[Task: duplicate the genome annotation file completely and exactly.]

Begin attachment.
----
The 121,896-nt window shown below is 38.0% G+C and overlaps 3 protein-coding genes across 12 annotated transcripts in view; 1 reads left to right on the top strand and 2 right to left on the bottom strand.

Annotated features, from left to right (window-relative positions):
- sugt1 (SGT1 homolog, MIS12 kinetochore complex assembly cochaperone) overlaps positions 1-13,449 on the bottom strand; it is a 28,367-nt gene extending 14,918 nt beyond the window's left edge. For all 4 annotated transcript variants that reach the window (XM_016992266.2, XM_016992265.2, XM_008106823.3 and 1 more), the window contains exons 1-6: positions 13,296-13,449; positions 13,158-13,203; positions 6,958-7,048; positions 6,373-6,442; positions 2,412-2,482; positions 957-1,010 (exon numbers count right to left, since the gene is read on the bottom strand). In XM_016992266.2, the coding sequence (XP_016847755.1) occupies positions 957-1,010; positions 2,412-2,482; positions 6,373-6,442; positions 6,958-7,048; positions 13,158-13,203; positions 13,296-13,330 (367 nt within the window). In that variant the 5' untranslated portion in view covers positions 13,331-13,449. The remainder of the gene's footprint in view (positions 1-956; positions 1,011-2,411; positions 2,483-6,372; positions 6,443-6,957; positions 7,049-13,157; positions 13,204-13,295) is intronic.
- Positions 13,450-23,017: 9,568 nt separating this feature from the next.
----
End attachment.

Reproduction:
The 121,896-nt window shown below is 38.0% G+C and overlaps 3 protein-coding genes across 12 annotated transcripts in view; 1 reads left to right on the top strand and 2 right to left on the bottom strand.

Annotated features, from left to right (window-relative positions):
- sugt1 (SGT1 homolog, MIS12 kinetochore complex assembly cochaperone) overlaps positions 1-13,449 on the bottom strand; it is a 28,367-nt gene extending 14,918 nt beyond the window's left edge. For all 4 annotated transcript variants that reach the window (XM_016992266.2, XM_016992265.2, XM_008106823.3 and 1 more), the window contains exons 1-6: positions 13,296-13,449; positions 13,158-13,203; positions 6,958-7,048; positions 6,373-6,442; positions 2,412-2,482; positions 957-1,010 (exon numbers count right to left, since the gene is read on the bottom strand). In XM_016992266.2, the coding sequence (XP_016847755.1) occupies positions 957-1,010; positions 2,412-2,482; positions 6,373-6,442; positions 6,958-7,048; positions 13,158-13,203; positions 13,296-13,330 (367 nt within the window). In that variant the 5' untranslated portion in view covers positions 13,331-13,449. The remainder of the gene's footprint in view (positions 1-956; positions 1,011-2,411; positions 2,483-6,372; positions 6,443-6,957; positions 7,049-13,157; positions 13,204-13,295) is intronic.
- Positions 13,450-23,017: 9,568 nt separating this feature from the next.